According to the Natural Medicines database, 2 ingredients identified in the body building and performance enhancement analysis, 1,3-dimethylamylamine and yohimbe, pose a safety concern.7 1,3-Dimethylamylamine is a synthetically produced stimulant that has been linked to psychiatric disorders, cardiovascular problems, nervous system disorders, and death.12–14 In 2013, the FDA declared that DSs containing 1,3-dimethylamylamine are illegal.15 Yohimbe has been associated with serious adverse effects including cardiac arrhythmia, agitation, myocardial infarction, and seizure.7 For many of the other ingredients found in DSs marketed for body building and performance enhancement, little or no data are available on the safety and/or efficacy of these combinations of multiple ingredients.7 Furthermore, the FDA has urged consumers to avoid using DSs marketed for body building or claiming to contain steroid and steroidlike substances because of the risk of serious liver injury and other adverse health consequences.16 On the basis of previous work from our group and others, the label is not always accurate and any one of the products could have contained illegal anabolic steroid ingredients, drug analogs, and/or synthetic stimulants.17–19 Such information would not be captured by the DSLD.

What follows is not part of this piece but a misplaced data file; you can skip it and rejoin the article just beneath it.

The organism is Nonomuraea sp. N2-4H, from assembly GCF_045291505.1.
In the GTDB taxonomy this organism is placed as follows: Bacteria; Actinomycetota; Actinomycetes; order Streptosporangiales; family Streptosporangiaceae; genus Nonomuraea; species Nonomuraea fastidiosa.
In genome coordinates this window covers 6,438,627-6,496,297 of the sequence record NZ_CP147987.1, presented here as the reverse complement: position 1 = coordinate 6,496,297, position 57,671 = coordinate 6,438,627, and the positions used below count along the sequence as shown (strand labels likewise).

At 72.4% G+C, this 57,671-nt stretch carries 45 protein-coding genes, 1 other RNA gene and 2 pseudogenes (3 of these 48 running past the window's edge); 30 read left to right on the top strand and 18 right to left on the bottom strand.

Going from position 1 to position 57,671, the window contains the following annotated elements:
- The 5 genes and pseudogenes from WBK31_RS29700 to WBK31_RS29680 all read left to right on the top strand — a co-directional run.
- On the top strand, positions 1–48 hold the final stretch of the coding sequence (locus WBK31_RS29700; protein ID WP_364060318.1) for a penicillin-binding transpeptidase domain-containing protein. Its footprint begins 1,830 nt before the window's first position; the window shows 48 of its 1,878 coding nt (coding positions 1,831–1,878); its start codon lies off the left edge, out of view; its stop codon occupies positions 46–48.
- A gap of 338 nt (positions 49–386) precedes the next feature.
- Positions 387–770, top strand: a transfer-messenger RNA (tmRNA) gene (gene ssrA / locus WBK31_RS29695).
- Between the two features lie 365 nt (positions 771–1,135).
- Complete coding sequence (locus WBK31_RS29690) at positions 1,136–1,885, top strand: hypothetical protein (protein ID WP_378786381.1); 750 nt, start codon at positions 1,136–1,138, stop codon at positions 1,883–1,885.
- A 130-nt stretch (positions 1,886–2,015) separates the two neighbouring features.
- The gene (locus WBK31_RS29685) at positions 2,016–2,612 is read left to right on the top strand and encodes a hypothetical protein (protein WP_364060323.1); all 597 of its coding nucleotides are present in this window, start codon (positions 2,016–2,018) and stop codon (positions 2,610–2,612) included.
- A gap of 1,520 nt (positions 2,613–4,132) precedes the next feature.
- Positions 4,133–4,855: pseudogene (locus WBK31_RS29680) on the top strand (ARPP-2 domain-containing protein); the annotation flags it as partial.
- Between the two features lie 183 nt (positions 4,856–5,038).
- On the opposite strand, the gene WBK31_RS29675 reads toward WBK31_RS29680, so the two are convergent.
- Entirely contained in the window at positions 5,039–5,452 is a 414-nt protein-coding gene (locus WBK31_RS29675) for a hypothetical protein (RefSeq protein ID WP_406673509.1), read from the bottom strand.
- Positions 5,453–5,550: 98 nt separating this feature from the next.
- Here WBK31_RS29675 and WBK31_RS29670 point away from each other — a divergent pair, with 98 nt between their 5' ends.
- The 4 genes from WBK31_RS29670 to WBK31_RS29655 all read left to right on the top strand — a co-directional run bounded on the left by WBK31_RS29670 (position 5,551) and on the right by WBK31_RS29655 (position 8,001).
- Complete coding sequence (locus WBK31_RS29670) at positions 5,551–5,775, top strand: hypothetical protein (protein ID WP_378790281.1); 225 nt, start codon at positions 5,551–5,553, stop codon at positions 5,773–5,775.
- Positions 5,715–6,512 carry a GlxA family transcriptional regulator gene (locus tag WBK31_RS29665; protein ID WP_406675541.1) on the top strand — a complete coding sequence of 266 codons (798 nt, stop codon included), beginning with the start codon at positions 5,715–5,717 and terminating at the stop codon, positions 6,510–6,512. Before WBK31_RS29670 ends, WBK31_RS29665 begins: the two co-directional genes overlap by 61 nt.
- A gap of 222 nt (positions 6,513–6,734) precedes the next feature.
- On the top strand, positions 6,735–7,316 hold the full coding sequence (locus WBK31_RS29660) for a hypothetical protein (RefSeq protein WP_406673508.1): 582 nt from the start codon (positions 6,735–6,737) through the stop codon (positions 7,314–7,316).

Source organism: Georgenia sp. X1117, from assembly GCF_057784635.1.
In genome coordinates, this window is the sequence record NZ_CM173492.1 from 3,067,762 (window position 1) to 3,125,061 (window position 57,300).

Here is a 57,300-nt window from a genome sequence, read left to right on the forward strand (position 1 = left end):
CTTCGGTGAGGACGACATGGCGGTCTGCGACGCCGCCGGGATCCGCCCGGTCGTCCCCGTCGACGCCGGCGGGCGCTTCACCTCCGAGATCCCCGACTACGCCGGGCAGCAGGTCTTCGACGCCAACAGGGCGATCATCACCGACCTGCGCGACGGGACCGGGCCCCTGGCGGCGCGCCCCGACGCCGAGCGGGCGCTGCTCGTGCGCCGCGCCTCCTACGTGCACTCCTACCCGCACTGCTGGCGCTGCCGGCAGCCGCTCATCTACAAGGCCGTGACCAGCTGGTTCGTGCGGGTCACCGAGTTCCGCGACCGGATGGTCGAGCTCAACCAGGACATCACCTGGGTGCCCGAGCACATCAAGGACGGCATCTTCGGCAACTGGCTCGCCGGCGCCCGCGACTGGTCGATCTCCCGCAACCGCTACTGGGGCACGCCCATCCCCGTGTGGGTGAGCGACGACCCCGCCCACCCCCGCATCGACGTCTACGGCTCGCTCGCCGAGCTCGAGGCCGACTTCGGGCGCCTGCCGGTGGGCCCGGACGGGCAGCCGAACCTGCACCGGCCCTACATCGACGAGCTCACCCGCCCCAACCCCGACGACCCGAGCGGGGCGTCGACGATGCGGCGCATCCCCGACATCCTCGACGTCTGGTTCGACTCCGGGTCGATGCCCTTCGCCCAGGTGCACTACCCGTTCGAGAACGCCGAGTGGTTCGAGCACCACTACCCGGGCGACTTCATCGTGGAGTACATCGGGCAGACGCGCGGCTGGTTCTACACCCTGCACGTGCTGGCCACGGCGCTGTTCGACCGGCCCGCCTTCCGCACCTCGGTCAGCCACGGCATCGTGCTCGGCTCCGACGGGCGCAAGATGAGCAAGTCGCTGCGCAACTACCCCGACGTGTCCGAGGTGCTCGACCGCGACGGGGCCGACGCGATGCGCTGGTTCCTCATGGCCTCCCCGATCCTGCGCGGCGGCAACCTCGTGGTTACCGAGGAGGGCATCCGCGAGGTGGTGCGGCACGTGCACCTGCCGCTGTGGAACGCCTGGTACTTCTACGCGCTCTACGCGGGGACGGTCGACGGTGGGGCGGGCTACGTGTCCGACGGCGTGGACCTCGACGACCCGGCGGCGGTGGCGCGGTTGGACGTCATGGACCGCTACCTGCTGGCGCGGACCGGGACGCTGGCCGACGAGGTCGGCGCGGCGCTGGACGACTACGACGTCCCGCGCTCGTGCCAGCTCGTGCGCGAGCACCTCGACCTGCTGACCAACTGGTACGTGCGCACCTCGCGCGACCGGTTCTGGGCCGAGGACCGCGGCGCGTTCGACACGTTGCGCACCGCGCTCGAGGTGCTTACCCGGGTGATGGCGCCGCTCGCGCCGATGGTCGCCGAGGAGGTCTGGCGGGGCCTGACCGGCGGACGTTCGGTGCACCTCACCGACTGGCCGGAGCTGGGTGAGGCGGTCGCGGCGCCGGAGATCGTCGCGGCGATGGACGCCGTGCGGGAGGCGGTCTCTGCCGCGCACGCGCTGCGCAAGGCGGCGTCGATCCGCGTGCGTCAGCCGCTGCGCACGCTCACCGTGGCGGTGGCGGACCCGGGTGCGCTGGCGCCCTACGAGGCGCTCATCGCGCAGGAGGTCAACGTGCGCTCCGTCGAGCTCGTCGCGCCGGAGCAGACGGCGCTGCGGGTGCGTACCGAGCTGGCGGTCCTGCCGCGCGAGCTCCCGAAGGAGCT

Limitations of the DSLD